40 Percent of the Ethical Companies Achieved more than Double the Profits

What should leaders do? Ethisphere Institute conducted research in 2020 on ethical behavior and profitability. Similar profits or higher profits were achieved in ethical ran companies. 40 percent of the ethical companies achieved more than double the profits of their peers.

So, companies that practice ethical behavior are more likely to see increased profits. Dave Pickens, formerly president of Olive Garden Restaurants, said, "Culture is what guides behavior when no one is looking."

Also, consider what the common traits of great leaders might be. Rick Pitino, coach and author reminds us to “Look at the great leaders of history and one of the most common traits is integrity, believing and sticking to principles. From George Washington, whose famous saying is “I would never tell a lie,” to Franklin Roosevelt, who began one of his famous fireside chats by saying there is no good news to report this evening to Martin Luther King Jr., who marched through the South for his principles.”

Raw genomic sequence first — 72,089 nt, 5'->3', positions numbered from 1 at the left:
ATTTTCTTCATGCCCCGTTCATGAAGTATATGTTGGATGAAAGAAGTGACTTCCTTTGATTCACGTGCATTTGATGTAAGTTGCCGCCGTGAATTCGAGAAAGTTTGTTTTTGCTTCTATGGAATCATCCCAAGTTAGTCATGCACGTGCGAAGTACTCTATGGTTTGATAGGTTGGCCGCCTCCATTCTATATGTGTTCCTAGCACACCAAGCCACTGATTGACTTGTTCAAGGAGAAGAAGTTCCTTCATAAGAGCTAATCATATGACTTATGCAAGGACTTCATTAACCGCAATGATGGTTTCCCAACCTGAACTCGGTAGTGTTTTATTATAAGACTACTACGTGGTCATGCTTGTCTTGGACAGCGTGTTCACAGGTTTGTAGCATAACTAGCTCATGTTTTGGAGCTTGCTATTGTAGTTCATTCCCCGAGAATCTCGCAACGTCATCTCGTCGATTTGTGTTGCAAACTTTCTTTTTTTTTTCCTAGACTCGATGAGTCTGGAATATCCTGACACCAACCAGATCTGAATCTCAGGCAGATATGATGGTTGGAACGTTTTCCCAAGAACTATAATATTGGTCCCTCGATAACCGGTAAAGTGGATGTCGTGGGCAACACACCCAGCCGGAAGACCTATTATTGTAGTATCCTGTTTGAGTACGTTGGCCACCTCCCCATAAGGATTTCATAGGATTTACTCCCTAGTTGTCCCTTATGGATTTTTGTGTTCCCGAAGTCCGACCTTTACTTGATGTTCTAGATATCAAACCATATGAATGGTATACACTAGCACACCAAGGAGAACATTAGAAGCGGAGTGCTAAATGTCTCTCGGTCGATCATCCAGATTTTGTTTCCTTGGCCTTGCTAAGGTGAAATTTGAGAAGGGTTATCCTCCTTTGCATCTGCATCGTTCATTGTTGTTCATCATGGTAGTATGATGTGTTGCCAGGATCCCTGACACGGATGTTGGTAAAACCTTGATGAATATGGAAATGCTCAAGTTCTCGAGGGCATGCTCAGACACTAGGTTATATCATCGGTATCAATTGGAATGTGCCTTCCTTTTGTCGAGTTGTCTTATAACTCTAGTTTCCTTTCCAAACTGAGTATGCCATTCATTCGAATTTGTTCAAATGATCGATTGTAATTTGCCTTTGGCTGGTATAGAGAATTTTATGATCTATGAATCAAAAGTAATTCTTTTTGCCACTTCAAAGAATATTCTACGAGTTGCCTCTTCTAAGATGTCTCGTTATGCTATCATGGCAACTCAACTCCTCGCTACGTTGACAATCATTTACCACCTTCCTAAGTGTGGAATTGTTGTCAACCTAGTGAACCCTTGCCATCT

Second, research-based organizations like Gallup indicate that engaged employees make a positive difference at work. So, employee engagement is good for the company and the employee. A busily engaged employee is a happy employee.

Third, we find additional proof from Dr. Jim Harter is Gallup's chief scientist of employee engagement and well-being. He makes the case that engaged employees are the most productive workers in a Gallup report "How Employee Engagement Drives Growth."

Employees Are More Productive and Less Likely to Leave a Company If It Practices Ethical Values

In 2020, Gallup conducted its tenth meta-analysis on the Q12 using 456 research studies across 276 organizations in 54 industries and 96 countries.

Finally, in 2020, Gallup conducted their 10th study of Gallup Q12 Meta-Analysis. Gallup researchers statistically calculated the business-work, unit-level relationship between employee engagement and performance outcomes. The researchers studied 112,312 business and work units that included 2,708,538 employees. They examined 11 effects: